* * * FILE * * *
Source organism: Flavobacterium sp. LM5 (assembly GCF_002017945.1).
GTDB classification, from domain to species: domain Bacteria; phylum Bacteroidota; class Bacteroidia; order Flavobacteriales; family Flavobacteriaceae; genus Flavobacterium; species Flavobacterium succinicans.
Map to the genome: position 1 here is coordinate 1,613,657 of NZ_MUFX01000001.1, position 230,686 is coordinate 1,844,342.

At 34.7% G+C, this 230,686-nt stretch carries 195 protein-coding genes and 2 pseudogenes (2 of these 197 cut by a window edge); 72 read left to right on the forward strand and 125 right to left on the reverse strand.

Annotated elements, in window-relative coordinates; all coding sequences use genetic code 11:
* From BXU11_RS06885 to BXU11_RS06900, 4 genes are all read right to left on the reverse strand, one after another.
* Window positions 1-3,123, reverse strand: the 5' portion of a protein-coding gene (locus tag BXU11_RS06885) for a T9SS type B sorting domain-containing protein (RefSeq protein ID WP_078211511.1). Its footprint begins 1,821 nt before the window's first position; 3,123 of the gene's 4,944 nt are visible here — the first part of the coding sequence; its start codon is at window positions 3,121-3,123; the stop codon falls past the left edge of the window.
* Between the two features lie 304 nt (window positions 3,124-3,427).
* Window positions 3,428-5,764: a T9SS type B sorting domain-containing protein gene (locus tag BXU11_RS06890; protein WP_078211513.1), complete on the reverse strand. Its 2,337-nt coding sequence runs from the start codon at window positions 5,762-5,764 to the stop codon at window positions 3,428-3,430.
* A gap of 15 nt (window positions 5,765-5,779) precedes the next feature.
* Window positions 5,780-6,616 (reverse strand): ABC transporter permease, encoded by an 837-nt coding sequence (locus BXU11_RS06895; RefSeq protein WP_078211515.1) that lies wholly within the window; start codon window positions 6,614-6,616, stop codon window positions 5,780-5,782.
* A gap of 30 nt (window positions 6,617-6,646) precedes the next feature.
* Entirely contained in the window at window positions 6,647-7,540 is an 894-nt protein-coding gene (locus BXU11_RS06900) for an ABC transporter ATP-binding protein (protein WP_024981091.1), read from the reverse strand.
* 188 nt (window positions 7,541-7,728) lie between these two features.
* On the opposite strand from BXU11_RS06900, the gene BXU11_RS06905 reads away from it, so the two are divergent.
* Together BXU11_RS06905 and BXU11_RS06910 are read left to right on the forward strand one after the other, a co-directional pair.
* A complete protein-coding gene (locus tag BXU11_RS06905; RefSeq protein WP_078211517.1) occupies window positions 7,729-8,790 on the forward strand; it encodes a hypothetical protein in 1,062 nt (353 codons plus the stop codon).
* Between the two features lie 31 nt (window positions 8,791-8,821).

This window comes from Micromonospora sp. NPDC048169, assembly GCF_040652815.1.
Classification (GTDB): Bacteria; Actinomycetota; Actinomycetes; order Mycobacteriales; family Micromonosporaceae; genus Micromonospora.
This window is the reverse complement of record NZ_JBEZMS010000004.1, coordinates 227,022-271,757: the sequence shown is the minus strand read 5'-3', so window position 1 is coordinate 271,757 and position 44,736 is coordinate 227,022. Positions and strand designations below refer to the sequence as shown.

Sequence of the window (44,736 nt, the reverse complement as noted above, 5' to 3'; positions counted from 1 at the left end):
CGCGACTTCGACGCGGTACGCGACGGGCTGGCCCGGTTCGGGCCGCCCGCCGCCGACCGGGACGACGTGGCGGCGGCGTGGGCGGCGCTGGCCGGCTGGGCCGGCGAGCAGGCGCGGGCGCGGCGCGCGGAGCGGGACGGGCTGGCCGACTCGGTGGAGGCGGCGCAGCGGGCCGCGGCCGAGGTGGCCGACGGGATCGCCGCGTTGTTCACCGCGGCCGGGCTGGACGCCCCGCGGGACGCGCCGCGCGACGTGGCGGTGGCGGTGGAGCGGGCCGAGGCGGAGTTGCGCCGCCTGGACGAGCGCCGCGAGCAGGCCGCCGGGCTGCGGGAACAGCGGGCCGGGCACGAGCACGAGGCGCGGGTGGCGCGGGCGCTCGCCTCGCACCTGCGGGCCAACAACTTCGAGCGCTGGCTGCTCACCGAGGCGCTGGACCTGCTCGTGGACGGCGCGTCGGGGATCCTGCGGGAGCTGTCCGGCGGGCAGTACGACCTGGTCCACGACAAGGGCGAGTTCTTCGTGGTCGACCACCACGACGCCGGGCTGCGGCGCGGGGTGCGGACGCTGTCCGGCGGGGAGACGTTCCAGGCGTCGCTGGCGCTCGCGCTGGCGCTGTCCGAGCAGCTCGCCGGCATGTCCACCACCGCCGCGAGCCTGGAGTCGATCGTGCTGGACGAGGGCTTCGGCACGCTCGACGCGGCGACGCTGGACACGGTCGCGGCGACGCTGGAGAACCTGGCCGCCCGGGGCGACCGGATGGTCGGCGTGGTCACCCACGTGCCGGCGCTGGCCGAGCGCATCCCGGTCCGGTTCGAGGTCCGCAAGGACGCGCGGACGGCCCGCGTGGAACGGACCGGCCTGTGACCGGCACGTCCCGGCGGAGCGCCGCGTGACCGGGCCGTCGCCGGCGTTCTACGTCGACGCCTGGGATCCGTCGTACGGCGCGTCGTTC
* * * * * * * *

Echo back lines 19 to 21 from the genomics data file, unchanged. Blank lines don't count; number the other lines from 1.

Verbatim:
This window comes from Micromonospora sp. NPDC048169, assembly GCF_040652815.1.
Classification (GTDB): Bacteria; Actinomycetota; Actinomycetes; order Mycobacteriales; family Micromonosporaceae; genus Micromonospora.
This window is the reverse complement of record NZ_JBEZMS010000004.1, coordinates 227,022-271,757: the sequence shown is the minus strand read 5'-3', so window position 1 is coordinate 271,757 and position 44,736 is coordinate 227,022. Positions and strand designations below refer to the sequence as shown.